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Looming Shared Responsibility Penalty Magnifies Worker Classification Issues

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Whether a worker is classified as an employee or as an independent contractor makes a big difference for Federal income and employment tax purposes. A company must withhold income taxes and payroll …

Whether a worker is classified as an employee or as an independent contractor makes a big difference for Federal income and employment tax purposes. A company must withhold income taxes and payroll taxes (FICA and Medicare), pay the employer’s share of FICA taxes on the wages plus FUTA tax, and often provide an employee with fringe benefits it makes available to other employees. The business simply sends an independent contractor a Form 1099-MISC showing how much he was paid for the year. With the employer health care shared responsibility penalty coming in 2015, the distinction between employee and independent contractor is more important than ever.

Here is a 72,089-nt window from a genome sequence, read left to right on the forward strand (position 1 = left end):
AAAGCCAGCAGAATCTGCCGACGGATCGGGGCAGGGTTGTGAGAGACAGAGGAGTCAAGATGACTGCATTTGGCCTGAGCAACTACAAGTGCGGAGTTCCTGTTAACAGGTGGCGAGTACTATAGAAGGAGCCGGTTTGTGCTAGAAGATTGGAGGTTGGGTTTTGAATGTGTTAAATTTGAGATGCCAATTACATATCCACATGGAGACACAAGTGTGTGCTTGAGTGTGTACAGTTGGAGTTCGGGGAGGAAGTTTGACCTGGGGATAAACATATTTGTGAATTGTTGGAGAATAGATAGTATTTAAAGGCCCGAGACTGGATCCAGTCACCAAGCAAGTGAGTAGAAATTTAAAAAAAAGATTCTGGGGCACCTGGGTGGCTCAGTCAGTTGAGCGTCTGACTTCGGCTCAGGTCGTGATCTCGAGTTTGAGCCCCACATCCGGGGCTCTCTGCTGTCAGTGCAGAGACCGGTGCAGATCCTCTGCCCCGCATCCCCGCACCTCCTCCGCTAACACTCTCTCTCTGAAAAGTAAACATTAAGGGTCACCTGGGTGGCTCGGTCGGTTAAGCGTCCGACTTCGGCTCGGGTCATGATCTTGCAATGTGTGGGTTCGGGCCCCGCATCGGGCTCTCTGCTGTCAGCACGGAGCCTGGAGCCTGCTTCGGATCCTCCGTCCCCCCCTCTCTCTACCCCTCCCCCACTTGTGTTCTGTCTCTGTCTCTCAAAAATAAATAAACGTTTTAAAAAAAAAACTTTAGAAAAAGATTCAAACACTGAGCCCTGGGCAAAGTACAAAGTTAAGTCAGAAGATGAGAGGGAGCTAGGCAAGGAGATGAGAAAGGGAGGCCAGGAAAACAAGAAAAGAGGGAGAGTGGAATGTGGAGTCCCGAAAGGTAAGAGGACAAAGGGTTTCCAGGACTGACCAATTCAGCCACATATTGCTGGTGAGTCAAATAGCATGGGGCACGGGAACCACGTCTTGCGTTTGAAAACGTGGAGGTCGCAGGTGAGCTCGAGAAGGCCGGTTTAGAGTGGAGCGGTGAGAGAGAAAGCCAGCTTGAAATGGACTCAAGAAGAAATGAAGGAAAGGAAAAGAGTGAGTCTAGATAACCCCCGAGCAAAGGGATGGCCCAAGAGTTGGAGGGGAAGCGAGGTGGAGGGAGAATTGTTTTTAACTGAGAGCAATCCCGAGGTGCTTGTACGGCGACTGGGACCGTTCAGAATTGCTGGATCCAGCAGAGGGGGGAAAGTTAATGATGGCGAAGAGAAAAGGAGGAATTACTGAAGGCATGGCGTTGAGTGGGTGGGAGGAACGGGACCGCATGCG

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  • 1. BIZGROWTH STRATEGIES Special Health Care Reform Edition Article reprinted from Winter 2014 IDEAS TO HELP GROW YOUR BUSINESS Tax & Accounting Looming Shared Responsibility Penalty Magnifies Worker Classification Issues W reduced payment to cover back taxes. Refer to our Tax Alert, IRS Expands Relief Program for Employers with Misclassified Workers, for more information on the VCSP. Originally set to start in 2014, the Affordable Care Act (ACA) imposes a nondeductible excise tax (the “shared responsibility payment”) on large employers who do not offer minimum essential health coverage at an affordable rate through an employer-sponsored plan, providing minimum value to 95% or more of their full-time employees. A full-time employee is one who on average works 30 or more hours per week. In July, the IRS delayed implementation of the employer reporting requirements and the shared responsibility payment until 2015. © Copyright 2014. CBIZ, Inc. NYSE Listed: CBZ. All rights reserved. hether a worker is classified as an employee or as an independent contractor makes a big difference for Federal income and employment tax purposes. A company must withhold income taxes and payroll taxes (FICA and Medicare), pay the employer’s share of FICA taxes on the wages plus FUTA tax, and often provide an employee with fringe benefits it makes available to other employees. The business simply sends an independent contractor a Form 1099-MISC showing how much he was paid for the year. With the employer health care shared responsibility penalty coming in 2015, the distinction between employee and independent contractor is more important than ever. Behavioral Control looks at facts showing whether the business has the right to direct or control how the worker performs the specific tasks they were hired to do. Factors considered include instructions given, training received and/or other means of behavioral control. Generally, a large employer is one who employed an average of at least 50 full-time employees and fulltime equivalent employees during the preceding calendar year. Workers who are properly classified as independent contractors will not count toward the 50-employee threshold that triggers the shared responsibility payment requirement imposed on large employers. In addition, these independent contractors will not factor into the calculation of either of the excise taxes. The excise taxes are calculated based upon the number of full-time employees. As a result, employers may be tempted to reclassify workers currently classified as employees to independent contractors or, when adding workers, to hire independent contractors rather than employees. The consequences of misclassifying employees as independent contractors have always been severe – additional payroll taxes, interest and steep penalties. The shared responsibility excise tax makes the consequences even more costly. The IRS and the states are well aware of these issues and are aggressively investigating worker classification issues. In an attempt to increase compliance in this area, the IRS in late 2011 launched an amnesty program – the Voluntary Classification Settlement Program (VCSP). The VCSP allows employers to voluntarily reclassify workers in exchange for a our business is growing yours So, how does a business determine who is an employee and who is an independent contractor? Unfortunately, the answer to this question is complex and there is no “black and white” answer. Historically, the IRS had developed a list of 20 factors based on “common law” rules to make its classifications. Because the common law factors change over time, however, the IRS now focuses on three main categories to determine the degree of control an employer exercises over a worker: Financial Control looks at whether the business has a right to direct or control factors such as significant investment, unreimbursed expenses, services available to the relevant market, method of payment and opportunity for profit or loss. Relationship of the Parties looks at evidence to determine how the parties involved perceive their relationship. This includes intent of parties/written contracts, employee benefits, discharge or termination, permanency and regular business activity. A business must analyze all three factors, weighing any individual category or factor based on the facts and circumstances basis. Court cases on the issue have resulted in different outcomes, providing little guidance. Ultimately, there is no litmus test for exactly how many of these factors must be satisfied, nor are these factors uniformly applied. The key to successfully classifying workers correctly is to factually document and support your position. Using independent contractors can be an effective way to control costs by reducing payroll taxes, benefits costs and the shared responsibility excise tax. Misclassifying employees as independent contractors, however, can be disastrous. Contact a tax professional to discuss whether your workers are classified properly. RON PRICE CBIZ MHM, LLC • Minneapolis, MN 612.339.7811 • rprice@cbiz.com